Portals lend their way to traversing between the light and dark worlds and are activated by weaponry you'll acquire. Light and Dark beams. While not entirely innovative nor surprising the weapons add tactical advantages such as using dark beams on light enemies and light beams on dark enemies to deal the higher amount of damage. While more clever is that in each of the worlds activating certain switches and bomb slots can have effect on it's alternate world. On a few occasions you'll find these switches and bomb-slots in a state of interdimensional flux where 50% of the objects particles are in one world and the other 50% in another and only one world will allow you to manipulate it. Travelling to the alternate dimension can also allow you to access areas otherwise unaccessable in one world.
It's also worth noting how impeccably believable and likeable Samus Aran actually is in this game, which is odd considering she speaks no words whatsoever. Halo's Master Cheif is someone who embodies the bad ass persona but he's one-dimensional and has zero character development nor a realistic and relatable character. Though he speaks little, he still speaks, Samus speaks nothing yet through reading logs and prophecies she is illustrated incredibly clearly. She's a strong warrior whom the Space Pirates fear and loathe, she's capable of many great things and I say it again, without words, she is with a lot of compassion. There are several points in the game where you'll be temporarily taken aback with how selfless and how respectful Samus is despite being a futuristic battle hardened bounty hunter.
There are only a few minor improvements with the visuals in Echoes but considering it's source material was and still is one of the best looking games you'll ever see there is no fault in it. Some metallic objects now have more prominent texture sheens and colours are all round more sharper. What makes the graphics look so good is in fact the artful level design. No two rooms look alike and each and every one is incredibly beautiful from an artistic standpoint. To top it off there are no loading screens to be found which in itself is another remarkable acheivement (which is carried over from the original).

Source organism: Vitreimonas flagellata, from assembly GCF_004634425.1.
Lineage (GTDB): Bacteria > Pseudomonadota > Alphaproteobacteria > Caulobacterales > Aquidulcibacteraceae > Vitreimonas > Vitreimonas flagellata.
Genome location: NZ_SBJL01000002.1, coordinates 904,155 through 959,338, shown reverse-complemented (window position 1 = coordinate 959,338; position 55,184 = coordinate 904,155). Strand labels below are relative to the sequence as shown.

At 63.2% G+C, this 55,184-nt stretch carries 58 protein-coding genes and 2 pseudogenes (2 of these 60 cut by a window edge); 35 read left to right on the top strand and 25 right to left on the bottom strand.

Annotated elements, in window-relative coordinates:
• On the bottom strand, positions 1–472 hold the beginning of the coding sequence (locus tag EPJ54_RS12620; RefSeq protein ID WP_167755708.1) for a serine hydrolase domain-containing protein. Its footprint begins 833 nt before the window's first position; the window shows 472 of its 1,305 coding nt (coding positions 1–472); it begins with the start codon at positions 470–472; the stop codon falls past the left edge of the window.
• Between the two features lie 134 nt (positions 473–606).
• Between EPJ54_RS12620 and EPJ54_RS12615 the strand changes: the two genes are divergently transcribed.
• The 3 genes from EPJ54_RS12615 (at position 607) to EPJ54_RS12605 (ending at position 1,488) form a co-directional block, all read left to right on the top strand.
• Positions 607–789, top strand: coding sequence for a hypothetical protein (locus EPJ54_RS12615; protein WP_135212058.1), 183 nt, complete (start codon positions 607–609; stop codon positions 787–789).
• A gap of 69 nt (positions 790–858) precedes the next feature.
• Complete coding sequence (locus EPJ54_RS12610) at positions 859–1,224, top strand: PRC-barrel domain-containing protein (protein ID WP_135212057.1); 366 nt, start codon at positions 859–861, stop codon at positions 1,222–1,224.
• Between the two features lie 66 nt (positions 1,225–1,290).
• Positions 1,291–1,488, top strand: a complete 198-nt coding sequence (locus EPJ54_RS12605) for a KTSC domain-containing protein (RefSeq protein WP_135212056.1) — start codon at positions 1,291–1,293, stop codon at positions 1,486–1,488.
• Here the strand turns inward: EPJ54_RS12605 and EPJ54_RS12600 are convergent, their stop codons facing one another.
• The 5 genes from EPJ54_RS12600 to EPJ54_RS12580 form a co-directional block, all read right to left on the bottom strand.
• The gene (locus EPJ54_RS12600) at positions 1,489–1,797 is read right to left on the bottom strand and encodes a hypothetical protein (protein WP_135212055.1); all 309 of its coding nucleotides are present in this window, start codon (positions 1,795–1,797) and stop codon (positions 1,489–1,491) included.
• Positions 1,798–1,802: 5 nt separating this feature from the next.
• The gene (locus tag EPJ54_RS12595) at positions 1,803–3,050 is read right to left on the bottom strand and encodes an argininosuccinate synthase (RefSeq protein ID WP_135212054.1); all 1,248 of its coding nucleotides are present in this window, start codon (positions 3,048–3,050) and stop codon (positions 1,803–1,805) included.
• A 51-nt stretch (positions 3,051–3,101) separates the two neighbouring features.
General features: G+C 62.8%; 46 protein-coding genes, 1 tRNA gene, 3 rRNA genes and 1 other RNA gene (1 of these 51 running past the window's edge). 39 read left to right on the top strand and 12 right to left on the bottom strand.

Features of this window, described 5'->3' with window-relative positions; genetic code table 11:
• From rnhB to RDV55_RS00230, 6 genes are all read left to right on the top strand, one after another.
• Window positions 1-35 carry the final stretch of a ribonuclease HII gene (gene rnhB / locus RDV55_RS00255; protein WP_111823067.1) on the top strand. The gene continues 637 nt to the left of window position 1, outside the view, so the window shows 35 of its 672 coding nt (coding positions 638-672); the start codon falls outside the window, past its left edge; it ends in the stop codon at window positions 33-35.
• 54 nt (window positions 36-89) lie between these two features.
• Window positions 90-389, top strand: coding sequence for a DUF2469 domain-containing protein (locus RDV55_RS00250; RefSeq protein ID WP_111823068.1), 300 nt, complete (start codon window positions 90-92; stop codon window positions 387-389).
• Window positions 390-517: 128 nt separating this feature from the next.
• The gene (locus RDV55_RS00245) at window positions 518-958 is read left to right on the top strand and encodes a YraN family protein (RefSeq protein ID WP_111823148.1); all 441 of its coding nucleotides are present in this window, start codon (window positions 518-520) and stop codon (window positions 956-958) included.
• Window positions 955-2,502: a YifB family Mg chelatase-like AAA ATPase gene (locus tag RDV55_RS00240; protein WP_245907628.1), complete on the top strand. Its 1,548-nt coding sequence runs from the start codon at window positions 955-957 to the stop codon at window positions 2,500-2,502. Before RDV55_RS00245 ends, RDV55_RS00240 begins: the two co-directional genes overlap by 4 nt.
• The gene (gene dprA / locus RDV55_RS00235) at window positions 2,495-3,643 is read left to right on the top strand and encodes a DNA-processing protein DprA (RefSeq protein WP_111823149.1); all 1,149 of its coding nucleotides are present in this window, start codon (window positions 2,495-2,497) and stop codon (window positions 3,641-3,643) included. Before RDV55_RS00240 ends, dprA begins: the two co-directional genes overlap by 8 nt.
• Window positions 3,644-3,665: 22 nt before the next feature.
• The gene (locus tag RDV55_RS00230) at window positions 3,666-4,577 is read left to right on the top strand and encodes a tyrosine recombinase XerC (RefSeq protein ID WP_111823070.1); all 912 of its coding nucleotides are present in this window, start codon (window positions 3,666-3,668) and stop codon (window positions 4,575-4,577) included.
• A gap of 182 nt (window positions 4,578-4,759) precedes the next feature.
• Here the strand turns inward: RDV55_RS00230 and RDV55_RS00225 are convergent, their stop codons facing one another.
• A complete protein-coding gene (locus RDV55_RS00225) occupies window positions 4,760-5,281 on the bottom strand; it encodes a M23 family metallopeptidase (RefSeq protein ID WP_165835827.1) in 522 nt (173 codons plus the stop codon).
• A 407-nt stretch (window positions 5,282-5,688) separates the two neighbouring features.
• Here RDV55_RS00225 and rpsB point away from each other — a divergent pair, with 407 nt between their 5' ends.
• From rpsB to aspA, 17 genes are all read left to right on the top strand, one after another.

From the opening titles to the closing credits Echoes boasts one of the most memorable scores ever. The music is a sort of ambient electronica hybrid and never falters out of place. My only complaint it that it isn't as memorable as Metroid Prime's, yes it's good, fantastic really, but not as classic. Sound effects are heavily borrowed from the original but there are enough new sounds to make it feel fresh.
For a game which is referred to as a First Person Adventure (as adventuring is it's primary motive) it is a little strange to see Multiplayer Deathmatch included here. Apparently Retro wanted to include it in the original but were strapped for time, so here, finally we can taste what they wanted to offer. With up to four players wearing differently coloured armour you can hop into a classic Deathmatch scenario or Bounty mode where destroying opponents earns you coins, first to a designated number of coins wins. If it weren't for Samus's special abilities like turning into a ball or her numerous other weaponry functions the multiplayer would be rather bland. There's nothing too special about it, though it's a welcome addition, Metroid is really all about the engrossing single player action.
Retro Studios set the bar awfully high for themselves with Metroid Prime yet somehow they still managed to surpass their previous effort. Admittedly the game isn't as amazing as the original was when it was first played but it can't be marked against because of it. Echoes is a brilliant game which quite frankly is another masterpiece of gaming history. Immersive storyline, stunning graphics, incredible audio and wonderful gameplay, Metroid Prime 2: Echoes is one of the years finest.